Newswise — When biologist Ken Catania heard about the peculiar practice of worm grunting practiced in the Apalachicola National Forest in the Florida Panhandle one of his first thoughts was an observation made by Charles Darwin.
Worm grunting involves going into the forest, driving a wooden stake into the ground and then rubbing the top of the stake with a long piece of steel called a rooping iron. This makes a peculiar grunting sound that drives nearby earthworms to the surface where they can be easily collected for fish bait.
Despite a lot of speculation, worm grunters don't really know why the technique works. But Catania, an associate professor of biological sciences at Vanderbilt who studies moles, thought that the explanation might lie in Darwin's remark: "It is often said that if the ground is beaten or otherwise made to tremble worms will believe that they are pursued by a mole and leave their burrows." So this spring he traveled down to Florida and performed a number of experiments to test this hypothesis with the cooperation of veteran worm grunters Gary and Audrey Revell. His conclusion, that the humans are driving the worms to the surface by unknowingly mimicking the sound of digging moles, is reported in the Oct. 14 issue of the Public Library of Science ONE.
"This is a fascinating biology story and a fascinating sociology story," says Catania, who received the MacArthur genius award in 2006. "The biology story is the question of why the worms behave as they do and the sociology story is the fact that hundreds of people once made their livelihood by collecting worms in this unique fashion."
The technique is practiced in a number of parts of the southeastern United States, under various names including worm fiddling, snoring and charming, but it reached its apex in the 1960's in Apalachicola when hundreds of people grunted for worms until the U.S. Forest Service began permitting the previously unregulated practice out of concern for the impact the industry was having on the native worm population. Now far fewer people practice this technique. The Revells are two of the few who still make much of their living from worm grunting.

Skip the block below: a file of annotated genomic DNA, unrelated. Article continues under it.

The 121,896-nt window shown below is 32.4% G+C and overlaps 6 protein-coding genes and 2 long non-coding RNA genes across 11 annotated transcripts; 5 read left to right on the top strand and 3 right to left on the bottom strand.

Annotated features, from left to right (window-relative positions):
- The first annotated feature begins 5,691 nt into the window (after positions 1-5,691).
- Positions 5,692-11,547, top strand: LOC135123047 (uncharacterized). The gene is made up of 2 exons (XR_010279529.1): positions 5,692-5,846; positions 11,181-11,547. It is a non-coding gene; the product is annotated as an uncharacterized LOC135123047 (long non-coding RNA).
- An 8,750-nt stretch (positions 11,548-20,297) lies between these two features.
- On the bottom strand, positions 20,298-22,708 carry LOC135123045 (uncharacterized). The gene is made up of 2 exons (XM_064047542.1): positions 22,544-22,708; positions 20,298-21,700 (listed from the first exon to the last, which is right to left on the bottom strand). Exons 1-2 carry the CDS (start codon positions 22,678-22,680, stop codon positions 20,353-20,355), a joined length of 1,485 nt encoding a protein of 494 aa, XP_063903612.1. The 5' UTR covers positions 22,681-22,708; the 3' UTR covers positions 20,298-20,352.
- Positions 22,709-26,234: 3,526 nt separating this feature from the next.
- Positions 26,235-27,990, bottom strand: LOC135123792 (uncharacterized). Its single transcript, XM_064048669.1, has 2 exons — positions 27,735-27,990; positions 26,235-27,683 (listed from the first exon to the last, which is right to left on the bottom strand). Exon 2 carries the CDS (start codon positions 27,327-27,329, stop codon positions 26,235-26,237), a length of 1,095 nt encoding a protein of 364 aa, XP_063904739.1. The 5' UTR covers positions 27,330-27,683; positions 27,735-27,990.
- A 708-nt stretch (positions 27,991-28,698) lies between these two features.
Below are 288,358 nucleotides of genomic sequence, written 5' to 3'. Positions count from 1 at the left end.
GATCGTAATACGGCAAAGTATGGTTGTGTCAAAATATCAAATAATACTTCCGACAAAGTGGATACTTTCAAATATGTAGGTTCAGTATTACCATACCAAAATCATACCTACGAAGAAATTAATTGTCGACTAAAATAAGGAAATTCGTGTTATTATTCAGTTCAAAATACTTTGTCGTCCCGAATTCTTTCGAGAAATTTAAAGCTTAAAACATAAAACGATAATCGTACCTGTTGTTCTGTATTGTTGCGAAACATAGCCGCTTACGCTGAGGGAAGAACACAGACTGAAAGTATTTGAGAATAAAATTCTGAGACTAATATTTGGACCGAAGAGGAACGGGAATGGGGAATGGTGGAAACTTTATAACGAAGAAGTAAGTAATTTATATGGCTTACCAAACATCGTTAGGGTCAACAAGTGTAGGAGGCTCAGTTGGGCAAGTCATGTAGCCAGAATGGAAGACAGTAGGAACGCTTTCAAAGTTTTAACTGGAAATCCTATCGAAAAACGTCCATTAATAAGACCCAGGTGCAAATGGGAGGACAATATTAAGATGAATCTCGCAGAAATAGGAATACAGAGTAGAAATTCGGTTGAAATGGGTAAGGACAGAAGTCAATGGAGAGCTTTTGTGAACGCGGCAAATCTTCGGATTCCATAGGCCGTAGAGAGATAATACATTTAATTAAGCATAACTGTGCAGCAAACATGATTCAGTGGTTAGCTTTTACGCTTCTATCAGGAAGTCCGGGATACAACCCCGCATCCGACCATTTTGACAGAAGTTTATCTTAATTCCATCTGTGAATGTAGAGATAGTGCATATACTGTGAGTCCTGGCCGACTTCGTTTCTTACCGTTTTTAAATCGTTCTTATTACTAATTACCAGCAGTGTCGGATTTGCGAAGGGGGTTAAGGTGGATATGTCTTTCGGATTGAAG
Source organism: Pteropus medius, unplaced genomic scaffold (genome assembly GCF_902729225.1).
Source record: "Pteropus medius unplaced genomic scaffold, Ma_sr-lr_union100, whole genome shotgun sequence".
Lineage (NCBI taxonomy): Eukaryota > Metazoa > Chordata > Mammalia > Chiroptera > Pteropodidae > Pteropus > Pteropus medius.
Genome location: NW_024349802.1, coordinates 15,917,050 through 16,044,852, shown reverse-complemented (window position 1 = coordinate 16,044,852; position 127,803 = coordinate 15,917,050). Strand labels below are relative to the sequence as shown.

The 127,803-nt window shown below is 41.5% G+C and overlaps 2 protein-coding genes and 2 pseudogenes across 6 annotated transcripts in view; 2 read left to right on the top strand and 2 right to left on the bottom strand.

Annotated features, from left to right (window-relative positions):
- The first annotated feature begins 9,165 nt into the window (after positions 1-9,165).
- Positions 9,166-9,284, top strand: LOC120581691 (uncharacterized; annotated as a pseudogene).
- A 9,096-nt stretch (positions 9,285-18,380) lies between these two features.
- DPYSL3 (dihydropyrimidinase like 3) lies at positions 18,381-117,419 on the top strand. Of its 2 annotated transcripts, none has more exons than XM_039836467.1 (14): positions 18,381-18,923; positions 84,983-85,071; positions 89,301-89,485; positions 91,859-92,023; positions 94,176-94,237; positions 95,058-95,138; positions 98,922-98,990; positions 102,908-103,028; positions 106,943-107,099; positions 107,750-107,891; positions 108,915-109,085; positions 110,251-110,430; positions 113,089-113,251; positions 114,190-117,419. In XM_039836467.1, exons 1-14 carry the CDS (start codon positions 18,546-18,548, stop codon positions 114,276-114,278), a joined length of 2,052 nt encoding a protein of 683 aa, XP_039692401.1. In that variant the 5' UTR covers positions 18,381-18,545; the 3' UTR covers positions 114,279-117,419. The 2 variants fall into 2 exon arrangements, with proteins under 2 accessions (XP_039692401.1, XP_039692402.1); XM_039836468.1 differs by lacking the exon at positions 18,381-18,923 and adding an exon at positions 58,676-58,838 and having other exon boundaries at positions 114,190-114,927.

In his preliminary research Catania found some other interesting clues. One was the observation by the famous Dutch ethologist Nikolaas Tinbergen that one species of gull performs a "foot paddling behavior" that appears to bring up earthworms to the surface, a response he attributed to an innate reaction that enables the worms "to escape their arch enemy the mole." More recently the American naturalist John Kaufmann who studied wood turtles reported that they engage in a stomping behavior that brings earthworms to the surface so they can eat them.
Catania's first step was to determine whether moles live in the areas where the worm grunters practice their trade. He found that eastern American moles (Scalopus aquaticus Linnaeus) were plentiful. The Revells took him to the best places in the forest, where he found more than 200 mole tunnels in the vicinity of 94 holes left by worm grunters.
Once that fact was established, they examined the practice of worm-grunting. Apalachicola is the home for a native species of earthworm Diplocardia mississippiensis that are prized for bait because of their large size. One of Catania's first experiments was to measure the worms' response to worm grunting. He used geophones to record the sub-surface vibrations that the method created. Catania discovered that a single worm grunting session forced hundreds of earthworms to the surface within 12 meters (13 yards) of the stake. "This makes it possible for an experienced worm grunter to collect thousands of worms in a day," Catania says.